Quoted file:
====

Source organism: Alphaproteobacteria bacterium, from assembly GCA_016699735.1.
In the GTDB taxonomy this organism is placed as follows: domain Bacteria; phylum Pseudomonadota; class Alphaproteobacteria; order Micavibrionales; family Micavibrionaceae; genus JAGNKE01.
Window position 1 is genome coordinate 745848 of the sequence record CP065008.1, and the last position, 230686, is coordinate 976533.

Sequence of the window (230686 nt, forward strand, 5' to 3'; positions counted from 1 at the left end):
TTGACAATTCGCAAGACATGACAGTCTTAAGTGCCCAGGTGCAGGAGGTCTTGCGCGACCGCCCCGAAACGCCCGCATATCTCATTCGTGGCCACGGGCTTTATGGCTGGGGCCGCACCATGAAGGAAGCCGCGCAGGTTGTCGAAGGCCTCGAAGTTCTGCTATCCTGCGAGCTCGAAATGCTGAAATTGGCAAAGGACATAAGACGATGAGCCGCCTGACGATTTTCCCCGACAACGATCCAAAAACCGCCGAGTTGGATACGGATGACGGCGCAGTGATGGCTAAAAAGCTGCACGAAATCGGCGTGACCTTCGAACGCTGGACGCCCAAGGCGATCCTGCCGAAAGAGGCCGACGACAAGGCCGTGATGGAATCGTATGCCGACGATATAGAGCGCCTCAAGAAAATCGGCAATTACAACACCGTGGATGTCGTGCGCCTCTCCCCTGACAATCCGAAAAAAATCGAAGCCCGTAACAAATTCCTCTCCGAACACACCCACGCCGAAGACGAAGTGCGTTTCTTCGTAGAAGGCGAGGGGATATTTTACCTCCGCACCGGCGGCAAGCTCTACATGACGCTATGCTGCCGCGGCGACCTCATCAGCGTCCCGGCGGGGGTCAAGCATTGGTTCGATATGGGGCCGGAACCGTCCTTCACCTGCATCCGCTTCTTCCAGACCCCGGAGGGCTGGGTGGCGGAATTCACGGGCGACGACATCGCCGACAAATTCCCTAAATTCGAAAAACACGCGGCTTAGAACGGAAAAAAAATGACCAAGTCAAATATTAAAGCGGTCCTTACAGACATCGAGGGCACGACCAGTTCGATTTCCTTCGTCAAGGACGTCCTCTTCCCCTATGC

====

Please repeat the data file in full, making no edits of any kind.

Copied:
Source organism: Alphaproteobacteria bacterium, from assembly GCA_016699735.1.
In the GTDB taxonomy this organism is placed as follows: domain Bacteria; phylum Pseudomonadota; class Alphaproteobacteria; order Micavibrionales; family Micavibrionaceae; genus JAGNKE01.
Window position 1 is genome coordinate 745848 of the sequence record CP065008.1, and the last position, 230686, is coordinate 976533.

Sequence of the window (230686 nt, forward strand, 5' to 3'; positions counted from 1 at the left end):
TTGACAATTCGCAAGACATGACAGTCTTAAGTGCCCAGGTGCAGGAGGTCTTGCGCGACCGCCCCGAAACGCCCGCATATCTCATTCGTGGCCACGGGCTTTATGGCTGGGGCCGCACCATGAAGGAAGCCGCGCAGGTTGTCGAAGGCCTCGAAGTTCTGCTATCCTGCGAGCTCGAAATGCTGAAATTGGCAAAGGACATAAGACGATGAGCCGCCTGACGATTTTCCCCGACAACGATCCAAAAACCGCCGAGTTGGATACGGATGACGGCGCAGTGATGGCTAAAAAGCTGCACGAAATCGGCGTGACCTTCGAACGCTGGACGCCCAAGGCGATCCTGCCGAAAGAGGCCGACGACAAGGCCGTGATGGAATCGTATGCCGACGATATAGAGCGCCTCAAGAAAATCGGCAATTACAACACCGTGGATGTCGTGCGCCTCTCCCCTGACAATCCGAAAAAAATCGAAGCCCGTAACAAATTCCTCTCCGAACACACCCACGCCGAAGACGAAGTGCGTTTCTTCGTAGAAGGCGAGGGGATATTTTACCTCCGCACCGGCGGCAAGCTCTACATGACGCTATGCTGCCGCGGCGACCTCATCAGCGTCCCGGCGGGGGTCAAGCATTGGTTCGATATGGGGCCGGAACCGTCCTTCACCTGCATCCGCTTCTTCCAGACCCCGGAGGGCTGGGTGGCGGAATTCACGGGCGACGACATCGCCGACAAATTCCCTAAATTCGAAAAACACGCGGCTTAGAACGGAAAAAAAATGACCAAGTCAAATATTAAAGCGGTCCTTACAGACATCGAGGGCACGACCAGTTCGATTTCCTTCGTCAAGGACGTCCTCTTCCCCTATGC